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Rafah Crossing Woes

Posted by uscsjp on June 6, 2011

Latest Updates from Democracy Now!

Israeli Forces Kill Palestinian Demonstrations on Syria Border

The Israeli military has killed a number of unarmed protesters on Israel’s border with Syria for the second time in less than a month. Up to 23 people were killed and over 350 wounded when Israeli forces opened fire on Palestinian demonstrators who stormed the border area from Syria. The protesters had gathered to mark the 44th anniversary of the 1967 Middle East war, when Israel captured the Golan Heights from Syria along with the West Bank Gaza, and Sinai desert. There is no evidence any of the demonstrators carried weapons. They had entered the buffer zone on the border by cutting through wires and crawling on the ground. In a statement, the Obama administration refused to condemn the killings, suggesting the shootings fell within Israel’s “right to defend itself. Thirteen Palestinians were killed when Israeli troops opened fire on protesters at the Syrian border and other crossings last month on the day marking the anniversary ofIsrael’s founding, what Palestinians call the Nakba, or the catastrophe.

Egypt Closes Gaza Border After Brief Opening

Egypt has closed the Rafah border crossing with the Gaza Strip just days after a widely publicized re-opening last week. Most of Gaza’s 1.5 million residents have been barred from going abroad since the imposition of the blockade in 2007. Despite opening the border,Egypt had maintained a number of restrictions limiting cross-border movement before ultimately imposing a complete halt on Saturday.

Thousands of Israelis Rally for Palestinian State

In Israel, thousands of people rallied in Tel Aviv to denounce Israeli Prime Minister Benjamin Netanyahu’s opposition to a Palestinian state within the 1967 borders. It was one of the largest pro-peace rallies Israel has seen in years.

Adam Keller: “Israelshould recognize the state of Palestine. Israel should make peace with the Palestinians. Israel should accept the 67’ borders as the basis of peace. We think that the government is leading us to disaster, that Netanyahu is leading us to disaster.”

Rafah crossing open, but restrictions remain

The Electronic Intifada


2 June 2011

RAFAH, occupied Gaza Strip (IRIN) – The opening of Rafah on 28 May, the only official border crossing between the Gaza Strip and Egypt, has created a lifeline for Palestinians living in Gaza. But some, mostly refugees, will still be restricted to their localities because they lack identification papers.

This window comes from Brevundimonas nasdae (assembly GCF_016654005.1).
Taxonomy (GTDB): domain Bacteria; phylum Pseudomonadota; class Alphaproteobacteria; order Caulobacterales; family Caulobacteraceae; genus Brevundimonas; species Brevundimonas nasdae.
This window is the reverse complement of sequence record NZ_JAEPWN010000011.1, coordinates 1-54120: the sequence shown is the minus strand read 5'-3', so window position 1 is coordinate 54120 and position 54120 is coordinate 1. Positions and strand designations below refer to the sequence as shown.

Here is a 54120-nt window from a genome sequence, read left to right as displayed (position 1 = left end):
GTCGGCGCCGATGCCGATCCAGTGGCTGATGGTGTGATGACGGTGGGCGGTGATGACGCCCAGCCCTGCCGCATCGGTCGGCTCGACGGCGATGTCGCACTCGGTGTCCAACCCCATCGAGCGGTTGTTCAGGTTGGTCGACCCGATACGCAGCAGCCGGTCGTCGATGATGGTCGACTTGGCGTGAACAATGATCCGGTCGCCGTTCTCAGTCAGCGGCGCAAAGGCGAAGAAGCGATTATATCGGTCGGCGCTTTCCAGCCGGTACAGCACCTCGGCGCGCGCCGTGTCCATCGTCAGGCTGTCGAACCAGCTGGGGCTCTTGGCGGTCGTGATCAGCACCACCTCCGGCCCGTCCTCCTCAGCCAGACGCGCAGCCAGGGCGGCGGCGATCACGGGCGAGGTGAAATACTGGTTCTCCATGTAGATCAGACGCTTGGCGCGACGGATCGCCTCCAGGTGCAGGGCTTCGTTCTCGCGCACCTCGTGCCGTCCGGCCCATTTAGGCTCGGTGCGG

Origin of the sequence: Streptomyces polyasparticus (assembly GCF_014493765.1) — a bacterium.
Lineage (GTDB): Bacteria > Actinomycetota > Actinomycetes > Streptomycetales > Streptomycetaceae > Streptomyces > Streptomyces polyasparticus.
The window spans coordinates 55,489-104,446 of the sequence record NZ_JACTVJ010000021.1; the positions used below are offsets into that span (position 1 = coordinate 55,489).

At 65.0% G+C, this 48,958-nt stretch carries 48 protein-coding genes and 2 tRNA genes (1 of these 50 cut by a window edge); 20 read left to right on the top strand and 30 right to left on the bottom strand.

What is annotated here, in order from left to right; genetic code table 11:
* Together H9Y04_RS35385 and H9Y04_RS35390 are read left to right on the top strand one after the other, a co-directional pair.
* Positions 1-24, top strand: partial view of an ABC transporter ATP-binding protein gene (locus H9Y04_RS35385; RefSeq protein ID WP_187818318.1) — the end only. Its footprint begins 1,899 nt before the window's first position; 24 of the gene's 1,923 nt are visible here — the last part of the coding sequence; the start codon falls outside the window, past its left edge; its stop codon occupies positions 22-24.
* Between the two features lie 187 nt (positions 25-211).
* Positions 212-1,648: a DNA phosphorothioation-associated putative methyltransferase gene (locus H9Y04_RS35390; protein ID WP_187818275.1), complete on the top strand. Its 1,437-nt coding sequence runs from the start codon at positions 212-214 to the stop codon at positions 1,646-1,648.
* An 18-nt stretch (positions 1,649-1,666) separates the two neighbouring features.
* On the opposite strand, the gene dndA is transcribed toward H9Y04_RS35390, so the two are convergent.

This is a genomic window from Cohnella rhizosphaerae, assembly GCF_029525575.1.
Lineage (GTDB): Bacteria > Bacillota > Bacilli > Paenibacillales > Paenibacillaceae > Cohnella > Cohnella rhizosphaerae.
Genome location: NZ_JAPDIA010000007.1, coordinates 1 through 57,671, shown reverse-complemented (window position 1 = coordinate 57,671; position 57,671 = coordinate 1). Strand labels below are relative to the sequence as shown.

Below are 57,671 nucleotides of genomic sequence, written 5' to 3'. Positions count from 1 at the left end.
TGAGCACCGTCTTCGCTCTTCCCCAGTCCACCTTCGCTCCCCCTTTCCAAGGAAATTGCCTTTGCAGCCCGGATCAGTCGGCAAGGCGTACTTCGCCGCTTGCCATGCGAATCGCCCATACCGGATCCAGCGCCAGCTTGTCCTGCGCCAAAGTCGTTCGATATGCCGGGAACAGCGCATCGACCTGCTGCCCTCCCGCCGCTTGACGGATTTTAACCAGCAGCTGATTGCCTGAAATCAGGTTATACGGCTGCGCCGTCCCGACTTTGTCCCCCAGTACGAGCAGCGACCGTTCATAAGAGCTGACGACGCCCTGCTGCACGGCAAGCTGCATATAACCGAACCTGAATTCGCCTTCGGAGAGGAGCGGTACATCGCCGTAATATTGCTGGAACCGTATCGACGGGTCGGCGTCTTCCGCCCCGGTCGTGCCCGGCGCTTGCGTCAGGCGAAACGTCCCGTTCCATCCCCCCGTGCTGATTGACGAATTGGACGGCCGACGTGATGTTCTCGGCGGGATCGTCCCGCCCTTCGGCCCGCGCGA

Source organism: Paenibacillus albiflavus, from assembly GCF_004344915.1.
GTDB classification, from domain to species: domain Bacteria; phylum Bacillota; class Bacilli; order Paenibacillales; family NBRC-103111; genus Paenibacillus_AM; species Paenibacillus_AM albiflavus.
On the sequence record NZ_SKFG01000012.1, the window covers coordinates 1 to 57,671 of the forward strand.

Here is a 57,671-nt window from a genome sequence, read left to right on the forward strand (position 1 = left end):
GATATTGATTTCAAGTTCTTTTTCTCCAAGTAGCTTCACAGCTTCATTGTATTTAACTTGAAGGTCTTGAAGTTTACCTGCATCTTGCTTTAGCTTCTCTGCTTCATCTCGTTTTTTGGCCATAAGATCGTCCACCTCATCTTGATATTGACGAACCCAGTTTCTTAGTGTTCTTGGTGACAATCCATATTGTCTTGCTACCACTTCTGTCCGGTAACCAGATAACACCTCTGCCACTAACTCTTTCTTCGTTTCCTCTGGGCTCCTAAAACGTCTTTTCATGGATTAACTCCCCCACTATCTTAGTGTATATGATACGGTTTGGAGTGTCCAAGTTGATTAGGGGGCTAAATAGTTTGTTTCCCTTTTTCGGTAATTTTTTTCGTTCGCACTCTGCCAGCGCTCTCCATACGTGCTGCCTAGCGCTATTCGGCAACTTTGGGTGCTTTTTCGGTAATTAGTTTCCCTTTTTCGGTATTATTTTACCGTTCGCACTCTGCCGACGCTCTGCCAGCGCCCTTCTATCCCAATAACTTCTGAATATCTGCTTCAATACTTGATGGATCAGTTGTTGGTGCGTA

Palestinians were allowed to pass freely from Gaza into Egypt through Rafah for the first time in four years. The decision marked a huge shift in Egyptian foreign policy, introduced after the fall of President Hosni Mubarak, and provides a critical valve for the 1.6 million people trapped within Gaza’s borders since June 2007.

The crossing was partially opened in May last year after the deaths of international activists on board a flotilla attempting to break the siege. It operated a five-day week, from noon until 4pm, but was open only to foreign passport-holders, Palestinians with foreign visas and medical patients.

The restrictions had made it incredibly difficult for Palestinians to enter Egypt, even on genuine medical grounds. From April 2011 to date, around 2,100 Palestinians have been denied entry into Egypt for unspecified reasons, according to the UN Office for the Coordination of Humanitarian Affairs.

Under the new rules, all women, minors and any man under 18 and over 40 will be able to pass freely without a visa six days a week from 9am until 4pm.

Mohamed Matar, 39, a shopkeeper from Rafah, who was among the thousands of people lining up at the crossing on 28 May hoping to leave Gaza, said: “I won’t be 40 until October but I’m still going to try. My Mom is in Egypt and very sick with Alzheimer’s. She is 80 years old and none of her sons are with her. We are all here inGaza.

“When I speak to her on the phone she sounds very tired and weak. I’m afraid she will die. If I get through the border tomorrow, at least I can sit with her for a week so that she recognizes me again.”

Not everyone happy

Not all Palestinians are as optimistic. For men aged 18-40, the reopening makes little difference. Unless they can provide proof of having a place at university abroad or a foreign visa, they will remain stuck in the Gaza Strip.

There are also hundreds of Palestinians in Gaza, mostly refugees, without identification documents who cannot leave. While it officially withdrew from the Gaza Strip in 2005, Israel retains control of its maritime, air and most of its land borders. It also retains control of its population registry, including the issuance of Palestinian ID numbers without which it is impossible to travel.